Know where you are to guide where you're going: A survey of Risk-Need-Responsivity treatment practices in juvenile correctional programs

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Despite the Risk-Need-Responsivity (RNR) model being a preferred method of offender treatment in adults and juveniles, research on this model for juveniles specifically is still in its infancy. This is problematic as the RNR model may not directly apply to juveniles as it stands and may be ineffective, as it was originally created for an adult offender population. Before suggesting change to RNR-based practice already existing in juvenile treatment programs, a survey of preexisting treatment representing RNR principles must first be conducted. Not only does this current study report on the degree to which juvenile justice treatment programs reflect RNR-based practice, but it also takes into consideration a variety of organizational variables found to be meaningful in evidence-based adherence. Findings indicated that the responsivity and need principles were most commonly seen represented in treatment programs. This may be because these principles ask that practitioners engage in practices that have long been considered essential to competent treatment (such as providing many effective therapeutic approaches, revising treatment plans, and providing individualized services). The risk principle was represented the least among treatment sites. With regard to organizational variables, privatization of a treatment facility was observed to most impact the responsivity principle, and sites’ involvement with non-justice organizations was found to most impact total RNR adherence overall.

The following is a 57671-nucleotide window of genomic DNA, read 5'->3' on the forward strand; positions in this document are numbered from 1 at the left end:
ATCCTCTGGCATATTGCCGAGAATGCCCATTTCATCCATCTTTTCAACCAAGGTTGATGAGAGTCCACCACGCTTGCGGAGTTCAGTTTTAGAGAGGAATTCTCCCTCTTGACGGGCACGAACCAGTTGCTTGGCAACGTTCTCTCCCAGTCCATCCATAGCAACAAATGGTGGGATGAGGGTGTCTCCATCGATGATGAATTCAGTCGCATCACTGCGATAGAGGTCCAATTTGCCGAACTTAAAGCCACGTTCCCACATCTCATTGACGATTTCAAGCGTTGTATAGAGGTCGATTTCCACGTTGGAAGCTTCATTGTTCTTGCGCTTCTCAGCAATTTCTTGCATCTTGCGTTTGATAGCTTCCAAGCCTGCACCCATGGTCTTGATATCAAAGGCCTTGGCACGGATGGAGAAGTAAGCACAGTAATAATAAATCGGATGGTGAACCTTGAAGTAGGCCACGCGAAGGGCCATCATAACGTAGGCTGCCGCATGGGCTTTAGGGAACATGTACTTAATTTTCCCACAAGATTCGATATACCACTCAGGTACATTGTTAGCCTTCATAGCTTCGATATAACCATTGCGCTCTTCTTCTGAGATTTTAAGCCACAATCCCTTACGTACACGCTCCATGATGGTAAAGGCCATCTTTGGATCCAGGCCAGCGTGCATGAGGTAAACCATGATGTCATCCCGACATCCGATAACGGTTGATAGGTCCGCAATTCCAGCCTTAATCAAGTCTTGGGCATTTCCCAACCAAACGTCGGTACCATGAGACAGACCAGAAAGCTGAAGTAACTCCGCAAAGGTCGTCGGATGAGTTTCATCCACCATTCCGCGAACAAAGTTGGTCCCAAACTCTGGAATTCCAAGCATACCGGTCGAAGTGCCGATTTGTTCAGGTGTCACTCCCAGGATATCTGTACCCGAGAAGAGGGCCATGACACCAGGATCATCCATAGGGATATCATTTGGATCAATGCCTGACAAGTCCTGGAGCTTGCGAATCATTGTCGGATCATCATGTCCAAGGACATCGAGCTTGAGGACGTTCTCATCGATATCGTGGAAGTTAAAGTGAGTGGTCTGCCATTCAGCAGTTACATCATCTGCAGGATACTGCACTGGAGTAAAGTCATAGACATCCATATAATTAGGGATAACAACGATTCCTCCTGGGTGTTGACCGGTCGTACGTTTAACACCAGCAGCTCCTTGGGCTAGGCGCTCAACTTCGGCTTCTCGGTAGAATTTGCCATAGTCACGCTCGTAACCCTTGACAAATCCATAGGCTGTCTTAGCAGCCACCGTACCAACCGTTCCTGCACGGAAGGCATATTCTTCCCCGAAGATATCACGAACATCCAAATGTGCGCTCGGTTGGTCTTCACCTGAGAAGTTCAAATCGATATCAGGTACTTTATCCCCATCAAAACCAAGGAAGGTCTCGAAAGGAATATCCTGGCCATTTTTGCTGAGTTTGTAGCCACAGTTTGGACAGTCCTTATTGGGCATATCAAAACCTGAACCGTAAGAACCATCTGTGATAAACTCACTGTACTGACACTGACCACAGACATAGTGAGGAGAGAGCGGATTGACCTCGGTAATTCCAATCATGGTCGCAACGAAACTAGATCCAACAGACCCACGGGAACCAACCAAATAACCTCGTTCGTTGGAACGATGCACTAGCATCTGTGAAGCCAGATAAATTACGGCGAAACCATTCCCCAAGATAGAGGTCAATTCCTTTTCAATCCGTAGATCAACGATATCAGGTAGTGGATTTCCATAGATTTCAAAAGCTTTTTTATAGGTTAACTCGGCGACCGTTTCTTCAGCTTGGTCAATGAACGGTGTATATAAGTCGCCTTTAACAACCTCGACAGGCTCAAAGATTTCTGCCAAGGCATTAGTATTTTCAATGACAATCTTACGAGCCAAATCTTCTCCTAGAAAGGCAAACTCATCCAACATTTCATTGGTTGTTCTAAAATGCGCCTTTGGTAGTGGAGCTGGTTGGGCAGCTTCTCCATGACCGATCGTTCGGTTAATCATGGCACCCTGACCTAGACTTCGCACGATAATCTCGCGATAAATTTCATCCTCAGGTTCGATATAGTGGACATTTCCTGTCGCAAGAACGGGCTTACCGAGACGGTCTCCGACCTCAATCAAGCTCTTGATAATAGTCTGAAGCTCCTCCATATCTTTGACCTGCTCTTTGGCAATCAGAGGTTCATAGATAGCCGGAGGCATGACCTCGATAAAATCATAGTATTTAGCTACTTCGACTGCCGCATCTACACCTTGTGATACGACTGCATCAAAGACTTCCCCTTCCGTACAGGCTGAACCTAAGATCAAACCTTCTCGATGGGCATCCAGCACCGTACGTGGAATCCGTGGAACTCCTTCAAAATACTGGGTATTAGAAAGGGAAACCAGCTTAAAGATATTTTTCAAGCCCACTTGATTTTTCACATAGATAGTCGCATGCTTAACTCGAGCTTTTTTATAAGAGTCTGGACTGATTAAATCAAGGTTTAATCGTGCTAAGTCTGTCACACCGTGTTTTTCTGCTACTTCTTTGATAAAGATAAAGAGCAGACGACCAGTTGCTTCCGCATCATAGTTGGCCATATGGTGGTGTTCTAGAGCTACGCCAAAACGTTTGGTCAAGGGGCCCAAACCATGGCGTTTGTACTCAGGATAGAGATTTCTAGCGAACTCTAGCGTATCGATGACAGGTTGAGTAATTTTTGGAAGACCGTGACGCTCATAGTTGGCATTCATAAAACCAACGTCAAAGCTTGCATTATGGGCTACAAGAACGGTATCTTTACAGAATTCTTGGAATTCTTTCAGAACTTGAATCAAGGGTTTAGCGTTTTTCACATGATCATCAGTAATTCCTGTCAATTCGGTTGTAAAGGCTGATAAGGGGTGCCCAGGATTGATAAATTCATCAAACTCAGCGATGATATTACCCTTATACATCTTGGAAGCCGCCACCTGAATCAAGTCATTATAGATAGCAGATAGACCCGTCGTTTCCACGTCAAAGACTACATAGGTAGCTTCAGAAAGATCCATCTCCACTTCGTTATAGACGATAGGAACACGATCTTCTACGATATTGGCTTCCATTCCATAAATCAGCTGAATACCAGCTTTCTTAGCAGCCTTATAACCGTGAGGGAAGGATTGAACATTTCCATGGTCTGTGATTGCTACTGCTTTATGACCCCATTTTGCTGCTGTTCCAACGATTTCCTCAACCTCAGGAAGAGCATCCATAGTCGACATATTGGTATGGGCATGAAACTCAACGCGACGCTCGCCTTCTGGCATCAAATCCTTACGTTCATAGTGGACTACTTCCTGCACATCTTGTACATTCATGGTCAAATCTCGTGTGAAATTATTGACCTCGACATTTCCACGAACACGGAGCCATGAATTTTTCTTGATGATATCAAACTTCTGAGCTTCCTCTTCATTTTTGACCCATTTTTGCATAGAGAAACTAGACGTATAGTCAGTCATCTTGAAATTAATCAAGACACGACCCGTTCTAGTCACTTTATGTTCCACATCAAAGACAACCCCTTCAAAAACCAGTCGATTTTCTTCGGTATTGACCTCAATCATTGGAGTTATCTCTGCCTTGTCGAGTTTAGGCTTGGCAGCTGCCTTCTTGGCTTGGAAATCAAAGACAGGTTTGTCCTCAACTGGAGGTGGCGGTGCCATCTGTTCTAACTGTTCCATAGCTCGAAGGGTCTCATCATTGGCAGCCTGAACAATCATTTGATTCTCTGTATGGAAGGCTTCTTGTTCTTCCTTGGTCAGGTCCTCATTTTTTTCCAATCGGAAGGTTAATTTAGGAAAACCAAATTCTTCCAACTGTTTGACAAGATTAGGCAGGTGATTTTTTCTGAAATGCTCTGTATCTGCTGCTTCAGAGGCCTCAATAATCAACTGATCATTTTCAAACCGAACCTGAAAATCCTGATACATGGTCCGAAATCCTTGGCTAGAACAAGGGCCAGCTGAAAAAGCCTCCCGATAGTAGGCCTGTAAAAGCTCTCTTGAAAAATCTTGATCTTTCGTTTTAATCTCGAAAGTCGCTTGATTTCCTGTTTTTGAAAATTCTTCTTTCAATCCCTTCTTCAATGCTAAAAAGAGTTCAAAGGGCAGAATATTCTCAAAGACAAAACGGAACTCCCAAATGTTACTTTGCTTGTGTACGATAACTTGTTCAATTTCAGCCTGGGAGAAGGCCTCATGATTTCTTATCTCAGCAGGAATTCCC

Risk-Need-Responsivity, Juvenile justice, Juvenile offender treatment, Organizational variables